By midday on this year’s 3rd of July, some twenty persons had gathered to participate in the mas action. What we lacked in mass, we made up for in mas. Some parents brought their children; at least five of us were no older than eleven. Some bodies were bedaubed in red (wouj), while others opted for the blackening of the body. This process of besmearing the body is critical. It originates in an older mas tradition named Jab Molassi, for molasses devil. Our cultural historians argue that in the performance of this mas, ex-enslaved Africans, would blacken their already black skins with molasses. That besmearing of the black body with a by-product of the sugar cane, which they cultivated without remuneration is essentially performance protest. Those first Jab Molassi performers, whoever they were, are easily our mas action ancestors.
The original “badness” (blackness) that Dominican Republic’s policies sought to exile from its space, are reclaimed through this street performance.
Mas performances have ancestral roots. Any if not all of the traditional mas performances bequeathed to us were once themselves reinterpretations of older traditional African masquerades. It is not by chance then that there is Jab Jab in Grenada, Neg Marron in French Guiana, and Lanse Kod in Haiti. All of these subscribe to the blackening of the black skin as mas performance, re-presenting blackness as terror and badness. Warner-Lewis, in her book Central Africa in the Caribbean, goes further in discussing the hidden transcript of this blackening thus: “Since the ascription of ‘badness’ was so intrinsically attached to the skin color black, badness was elevated into a [performance] skill as well as a threat.” To confront the atrocities of the Dominican Republic’s denationalization campaign, we opted for invocation. Indeed, to deal with this dread, some kind of “badness” had to be summoned.
The original “badness” (blackness) that Dominican Republic’s policies sought to exile from its space, are reclaimed through this street performance. Therefore, with red wings, horns and tails (the accouterments of devil mas) and dark body paint, we danced our disgust to the Dominican Republic Ambassador’s office, with a petition of some one thousand plus signatures collected over the course of a few days. The mas was accompanied by biscuit tin percussion—the traditional music of the Blue Devil, yet another Jab form found in Trinidad—with the name of the band chanted to a St. Lucian Jab masquerade melody, completing the pan-Caribbean invocation.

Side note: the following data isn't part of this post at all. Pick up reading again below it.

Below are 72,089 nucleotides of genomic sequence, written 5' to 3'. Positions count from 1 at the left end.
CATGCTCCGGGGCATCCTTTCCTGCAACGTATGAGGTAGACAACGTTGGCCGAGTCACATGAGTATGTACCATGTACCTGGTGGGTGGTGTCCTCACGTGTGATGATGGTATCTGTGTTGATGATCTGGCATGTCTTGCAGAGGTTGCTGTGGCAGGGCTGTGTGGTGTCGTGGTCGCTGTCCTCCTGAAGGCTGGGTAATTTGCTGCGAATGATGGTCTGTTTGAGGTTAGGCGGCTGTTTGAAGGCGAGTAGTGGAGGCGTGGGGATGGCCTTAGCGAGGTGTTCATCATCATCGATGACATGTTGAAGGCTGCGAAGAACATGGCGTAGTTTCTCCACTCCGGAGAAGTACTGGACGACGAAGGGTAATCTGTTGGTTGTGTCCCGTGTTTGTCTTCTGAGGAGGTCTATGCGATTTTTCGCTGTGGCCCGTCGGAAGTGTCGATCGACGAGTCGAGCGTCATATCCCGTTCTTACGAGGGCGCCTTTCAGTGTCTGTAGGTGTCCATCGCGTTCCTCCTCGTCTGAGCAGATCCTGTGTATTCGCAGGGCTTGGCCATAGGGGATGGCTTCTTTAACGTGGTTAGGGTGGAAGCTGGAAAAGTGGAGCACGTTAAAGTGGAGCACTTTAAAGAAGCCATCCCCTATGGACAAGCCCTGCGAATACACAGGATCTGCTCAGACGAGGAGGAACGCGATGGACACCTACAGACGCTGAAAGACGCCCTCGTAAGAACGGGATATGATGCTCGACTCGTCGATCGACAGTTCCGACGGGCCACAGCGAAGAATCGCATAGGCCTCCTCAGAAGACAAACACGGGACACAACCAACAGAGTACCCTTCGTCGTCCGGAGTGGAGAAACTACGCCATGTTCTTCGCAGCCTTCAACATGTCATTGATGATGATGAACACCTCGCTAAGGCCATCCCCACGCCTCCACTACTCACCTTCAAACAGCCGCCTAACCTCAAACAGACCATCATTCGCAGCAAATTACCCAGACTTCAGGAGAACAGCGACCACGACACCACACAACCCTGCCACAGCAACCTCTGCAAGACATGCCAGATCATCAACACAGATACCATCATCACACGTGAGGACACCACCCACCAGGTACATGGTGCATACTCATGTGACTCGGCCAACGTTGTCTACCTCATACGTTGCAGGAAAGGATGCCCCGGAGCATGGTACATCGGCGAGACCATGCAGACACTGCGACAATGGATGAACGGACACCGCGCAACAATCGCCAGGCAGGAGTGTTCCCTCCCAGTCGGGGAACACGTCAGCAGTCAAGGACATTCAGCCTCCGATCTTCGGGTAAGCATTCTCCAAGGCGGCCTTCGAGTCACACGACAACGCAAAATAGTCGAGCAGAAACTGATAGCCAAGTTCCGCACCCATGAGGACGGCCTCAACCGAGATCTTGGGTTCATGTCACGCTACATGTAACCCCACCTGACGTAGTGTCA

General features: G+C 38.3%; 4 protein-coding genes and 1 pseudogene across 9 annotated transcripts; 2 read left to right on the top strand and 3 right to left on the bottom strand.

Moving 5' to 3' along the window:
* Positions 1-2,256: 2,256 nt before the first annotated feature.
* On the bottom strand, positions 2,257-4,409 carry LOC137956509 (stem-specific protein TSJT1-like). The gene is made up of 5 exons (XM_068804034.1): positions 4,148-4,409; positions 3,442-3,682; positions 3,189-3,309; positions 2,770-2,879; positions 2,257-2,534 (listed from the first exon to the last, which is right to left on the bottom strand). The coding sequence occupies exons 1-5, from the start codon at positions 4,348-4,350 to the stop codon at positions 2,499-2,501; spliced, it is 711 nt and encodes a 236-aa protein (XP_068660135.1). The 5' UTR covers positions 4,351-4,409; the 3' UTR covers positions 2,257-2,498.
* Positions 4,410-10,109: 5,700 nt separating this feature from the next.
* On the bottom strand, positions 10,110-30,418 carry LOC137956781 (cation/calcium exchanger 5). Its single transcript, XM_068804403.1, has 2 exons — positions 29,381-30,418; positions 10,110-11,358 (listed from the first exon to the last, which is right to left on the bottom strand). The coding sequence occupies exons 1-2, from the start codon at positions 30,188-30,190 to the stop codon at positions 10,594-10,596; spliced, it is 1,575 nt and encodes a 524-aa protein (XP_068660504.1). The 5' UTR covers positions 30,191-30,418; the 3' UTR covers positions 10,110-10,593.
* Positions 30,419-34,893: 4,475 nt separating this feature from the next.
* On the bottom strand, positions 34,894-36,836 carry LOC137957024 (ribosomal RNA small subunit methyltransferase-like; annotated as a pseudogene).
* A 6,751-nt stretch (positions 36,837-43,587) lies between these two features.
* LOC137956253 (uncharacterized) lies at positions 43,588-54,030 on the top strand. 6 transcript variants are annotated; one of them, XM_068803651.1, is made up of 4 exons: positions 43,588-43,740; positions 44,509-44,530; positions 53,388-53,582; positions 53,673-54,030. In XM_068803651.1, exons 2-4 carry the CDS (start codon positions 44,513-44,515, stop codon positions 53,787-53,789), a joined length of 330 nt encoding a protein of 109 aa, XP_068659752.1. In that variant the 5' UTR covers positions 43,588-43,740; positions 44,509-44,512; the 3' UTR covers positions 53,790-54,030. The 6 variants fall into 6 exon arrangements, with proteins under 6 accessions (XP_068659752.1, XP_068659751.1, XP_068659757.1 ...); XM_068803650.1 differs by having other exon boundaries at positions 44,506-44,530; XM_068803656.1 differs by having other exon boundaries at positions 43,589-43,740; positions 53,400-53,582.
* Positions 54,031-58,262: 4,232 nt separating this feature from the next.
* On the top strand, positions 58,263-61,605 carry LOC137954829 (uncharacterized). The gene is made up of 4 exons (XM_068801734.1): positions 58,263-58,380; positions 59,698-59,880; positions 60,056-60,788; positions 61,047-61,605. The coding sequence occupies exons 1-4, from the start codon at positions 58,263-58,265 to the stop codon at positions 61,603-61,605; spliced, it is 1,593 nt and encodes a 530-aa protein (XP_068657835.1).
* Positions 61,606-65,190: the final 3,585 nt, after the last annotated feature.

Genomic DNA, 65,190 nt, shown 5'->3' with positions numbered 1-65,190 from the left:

Masking is a central part of this protest parade. The central ethos and organizing principle of this performance is based on “kambulay,” an expression Professor Maureen Warner Lewis claims originates from the Kikongo (Central African) term “kambula,” which means “procession.” Given the culture from which the expression emerges, it’s especially relevant that masking would form part of this parade. Kambulay is one of the key performance concepts guiding our work in both mas and mas action.
Our July 3rd mas action was thus titled Jab Wouj–Jangkanu-Wanaragua. This title attempts to be all inclusive of various Caribbean mas narratives of change.
Jab Wouj is Kweyol for “Red Devil.” We borrowed the red from the Domican Republic’s national flag to symbolize the rejection of “Blackness” that is lodged in the concept of Indio.
Jangkanu is the local (Jamaican/Caribbean) pronunciation of Jonkunu, the name given to the pantheon of traditional African masquerade in many of the Caribbean territories that were colonized by the British.
Wanaragua is the Belizean Garifuna name for the same practice. The Garifuna are also referred to as the Black Caribs–a nation birthed through the intermixing of First Nations (Carib) and African people. Originally from St. Vincent, they were exiled to Belize in late 18th century, after more than two decades of war with the British, in which they sought to defend the right to own and protect their land from British colonial invasion.